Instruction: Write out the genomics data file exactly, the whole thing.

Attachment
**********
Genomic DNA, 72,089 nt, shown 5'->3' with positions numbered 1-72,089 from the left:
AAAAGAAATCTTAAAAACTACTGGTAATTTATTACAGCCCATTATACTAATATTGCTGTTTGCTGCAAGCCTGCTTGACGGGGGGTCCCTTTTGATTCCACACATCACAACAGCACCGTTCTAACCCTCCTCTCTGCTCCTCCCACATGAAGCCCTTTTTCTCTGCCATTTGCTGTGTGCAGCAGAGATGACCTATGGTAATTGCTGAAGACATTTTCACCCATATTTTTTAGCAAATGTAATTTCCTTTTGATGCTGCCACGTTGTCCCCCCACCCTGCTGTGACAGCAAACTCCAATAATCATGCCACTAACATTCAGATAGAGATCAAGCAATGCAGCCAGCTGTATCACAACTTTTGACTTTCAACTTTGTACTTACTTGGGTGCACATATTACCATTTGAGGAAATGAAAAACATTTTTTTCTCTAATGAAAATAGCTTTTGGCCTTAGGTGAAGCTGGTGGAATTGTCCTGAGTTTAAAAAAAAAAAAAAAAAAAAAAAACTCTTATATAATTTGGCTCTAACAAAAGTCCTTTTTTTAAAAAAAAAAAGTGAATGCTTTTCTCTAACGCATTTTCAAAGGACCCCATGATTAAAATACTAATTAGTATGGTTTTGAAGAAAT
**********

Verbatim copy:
Genomic DNA, 72,089 nt, shown 5'->3' with positions numbered 1-72,089 from the left:
AAAAGAAATCTTAAAAACTACTGGTAATTTATTACAGCCCATTATACTAATATTGCTGTTTGCTGCAAGCCTGCTTGACGGGGGGTCCCTTTTGATTCCACACATCACAACAGCACCGTTCTAACCCTCCTCTCTGCTCCTCCCACATGAAGCCCTTTTTCTCTGCCATTTGCTGTGTGCAGCAGAGATGACCTATGGTAATTGCTGAAGACATTTTCACCCATATTTTTTAGCAAATGTAATTTCCTTTTGATGCTGCCACGTTGTCCCCCCACCCTGCTGTGACAGCAAACTCCAATAATCATGCCACTAACATTCAGATAGAGATCAAGCAATGCAGCCAGCTGTATCACAACTTTTGACTTTCAACTTTGTACTTACTTGGGTGCACATATTACCATTTGAGGAAATGAAAAACATTTTTTTCTCTAATGAAAATAGCTTTTGGCCTTAGGTGAAGCTGGTGGAATTGTCCTGAGTTTAAAAAAAAAAAAAAAAAAAAAAAACTCTTATATAATTTGGCTCTAACAAAAGTCCTTTTTTTAAAAAAAAAAAGTGAATGCTTTTCTCTAACGCATTTTCAAAGGACCCCATGATTAAAATACTAATTAGTATGGTTTTGAAGAAAT